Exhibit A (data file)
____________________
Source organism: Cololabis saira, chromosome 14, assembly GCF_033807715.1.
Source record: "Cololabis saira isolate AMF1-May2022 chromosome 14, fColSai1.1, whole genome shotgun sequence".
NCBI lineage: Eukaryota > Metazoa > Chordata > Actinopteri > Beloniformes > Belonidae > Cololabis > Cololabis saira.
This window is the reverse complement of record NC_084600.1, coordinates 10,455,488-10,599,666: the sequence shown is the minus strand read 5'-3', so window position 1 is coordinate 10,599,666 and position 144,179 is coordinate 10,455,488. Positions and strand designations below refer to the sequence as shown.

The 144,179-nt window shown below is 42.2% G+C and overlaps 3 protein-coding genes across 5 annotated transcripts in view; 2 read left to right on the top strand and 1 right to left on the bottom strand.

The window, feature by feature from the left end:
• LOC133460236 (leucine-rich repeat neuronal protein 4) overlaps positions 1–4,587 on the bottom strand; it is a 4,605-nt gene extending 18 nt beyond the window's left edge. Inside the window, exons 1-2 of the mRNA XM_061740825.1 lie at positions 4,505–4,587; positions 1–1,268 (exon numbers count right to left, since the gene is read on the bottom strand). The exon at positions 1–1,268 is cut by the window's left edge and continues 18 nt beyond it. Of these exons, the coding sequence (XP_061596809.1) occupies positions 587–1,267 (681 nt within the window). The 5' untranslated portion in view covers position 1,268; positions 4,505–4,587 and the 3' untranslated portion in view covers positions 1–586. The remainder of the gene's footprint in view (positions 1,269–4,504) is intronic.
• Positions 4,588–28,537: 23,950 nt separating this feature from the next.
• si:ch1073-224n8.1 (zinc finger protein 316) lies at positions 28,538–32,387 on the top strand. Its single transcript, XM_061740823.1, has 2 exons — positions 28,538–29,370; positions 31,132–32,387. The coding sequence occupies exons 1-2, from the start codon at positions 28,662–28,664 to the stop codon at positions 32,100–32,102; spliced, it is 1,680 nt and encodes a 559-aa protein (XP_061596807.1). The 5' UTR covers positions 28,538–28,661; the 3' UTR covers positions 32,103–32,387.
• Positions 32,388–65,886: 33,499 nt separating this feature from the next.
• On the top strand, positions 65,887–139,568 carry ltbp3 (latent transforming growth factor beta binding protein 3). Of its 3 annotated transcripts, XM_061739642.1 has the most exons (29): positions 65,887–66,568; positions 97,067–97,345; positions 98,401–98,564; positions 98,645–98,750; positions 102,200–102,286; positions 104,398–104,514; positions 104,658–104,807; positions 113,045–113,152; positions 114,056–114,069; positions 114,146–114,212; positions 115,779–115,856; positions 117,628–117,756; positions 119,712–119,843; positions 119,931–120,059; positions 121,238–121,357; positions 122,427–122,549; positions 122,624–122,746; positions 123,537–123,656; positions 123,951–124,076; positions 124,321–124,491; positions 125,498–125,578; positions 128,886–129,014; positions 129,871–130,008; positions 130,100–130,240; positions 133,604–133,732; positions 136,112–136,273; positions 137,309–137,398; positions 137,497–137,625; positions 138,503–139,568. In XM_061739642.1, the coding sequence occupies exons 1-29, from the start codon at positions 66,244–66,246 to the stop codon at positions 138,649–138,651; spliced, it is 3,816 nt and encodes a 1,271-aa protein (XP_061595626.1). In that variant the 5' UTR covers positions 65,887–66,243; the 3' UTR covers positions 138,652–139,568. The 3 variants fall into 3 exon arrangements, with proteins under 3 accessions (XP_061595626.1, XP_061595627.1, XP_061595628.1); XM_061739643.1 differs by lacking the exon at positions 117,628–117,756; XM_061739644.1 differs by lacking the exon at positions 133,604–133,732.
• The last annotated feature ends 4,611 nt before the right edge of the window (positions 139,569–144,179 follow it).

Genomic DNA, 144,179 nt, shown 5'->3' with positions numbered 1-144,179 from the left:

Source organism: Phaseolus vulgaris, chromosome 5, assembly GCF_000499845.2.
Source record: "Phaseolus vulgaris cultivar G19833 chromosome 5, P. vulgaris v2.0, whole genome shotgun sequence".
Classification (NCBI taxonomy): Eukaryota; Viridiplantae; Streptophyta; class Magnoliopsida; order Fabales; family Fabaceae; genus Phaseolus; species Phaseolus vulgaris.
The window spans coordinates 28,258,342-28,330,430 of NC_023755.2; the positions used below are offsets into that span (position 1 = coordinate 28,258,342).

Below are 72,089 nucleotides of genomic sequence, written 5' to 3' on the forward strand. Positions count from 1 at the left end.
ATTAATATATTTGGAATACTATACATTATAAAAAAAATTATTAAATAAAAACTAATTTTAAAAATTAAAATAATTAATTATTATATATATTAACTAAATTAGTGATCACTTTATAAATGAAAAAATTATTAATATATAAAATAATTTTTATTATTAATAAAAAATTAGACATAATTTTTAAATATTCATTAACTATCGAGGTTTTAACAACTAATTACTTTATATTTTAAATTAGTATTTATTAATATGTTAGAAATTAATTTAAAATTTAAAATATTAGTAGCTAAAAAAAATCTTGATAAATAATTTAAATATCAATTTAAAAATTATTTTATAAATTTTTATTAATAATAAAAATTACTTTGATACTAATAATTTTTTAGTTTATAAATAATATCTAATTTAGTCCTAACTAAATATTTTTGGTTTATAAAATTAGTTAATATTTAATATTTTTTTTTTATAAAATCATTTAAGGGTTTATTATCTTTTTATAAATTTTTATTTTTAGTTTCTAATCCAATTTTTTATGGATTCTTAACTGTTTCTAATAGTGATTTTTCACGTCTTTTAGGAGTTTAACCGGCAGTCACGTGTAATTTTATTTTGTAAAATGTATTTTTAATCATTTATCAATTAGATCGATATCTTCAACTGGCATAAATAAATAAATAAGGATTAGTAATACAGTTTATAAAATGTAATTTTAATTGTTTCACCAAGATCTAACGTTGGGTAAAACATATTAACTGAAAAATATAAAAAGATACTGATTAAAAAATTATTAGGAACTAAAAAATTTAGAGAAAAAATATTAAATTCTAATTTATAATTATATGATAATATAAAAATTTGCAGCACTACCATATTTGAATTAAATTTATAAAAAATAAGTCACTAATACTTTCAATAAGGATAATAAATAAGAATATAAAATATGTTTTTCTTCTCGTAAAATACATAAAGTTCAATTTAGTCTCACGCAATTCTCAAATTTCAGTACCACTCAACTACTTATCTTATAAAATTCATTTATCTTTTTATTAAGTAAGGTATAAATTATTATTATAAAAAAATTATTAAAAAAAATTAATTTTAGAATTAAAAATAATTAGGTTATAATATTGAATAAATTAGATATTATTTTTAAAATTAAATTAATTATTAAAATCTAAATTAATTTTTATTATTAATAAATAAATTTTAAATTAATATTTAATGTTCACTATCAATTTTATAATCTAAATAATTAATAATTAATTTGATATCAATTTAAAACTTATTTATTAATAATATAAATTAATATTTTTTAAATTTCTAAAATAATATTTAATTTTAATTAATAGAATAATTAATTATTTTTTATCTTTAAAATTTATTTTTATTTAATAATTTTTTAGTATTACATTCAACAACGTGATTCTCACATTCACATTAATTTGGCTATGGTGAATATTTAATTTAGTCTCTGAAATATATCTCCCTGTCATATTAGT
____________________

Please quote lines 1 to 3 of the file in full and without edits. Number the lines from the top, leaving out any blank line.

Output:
Source organism: Cololabis saira, chromosome 14, assembly GCF_033807715.1.
Source record: "Cololabis saira isolate AMF1-May2022 chromosome 14, fColSai1.1, whole genome shotgun sequence".
NCBI lineage: Eukaryota > Metazoa > Chordata > Actinopteri > Beloniformes > Belonidae > Cololabis > Cololabis saira.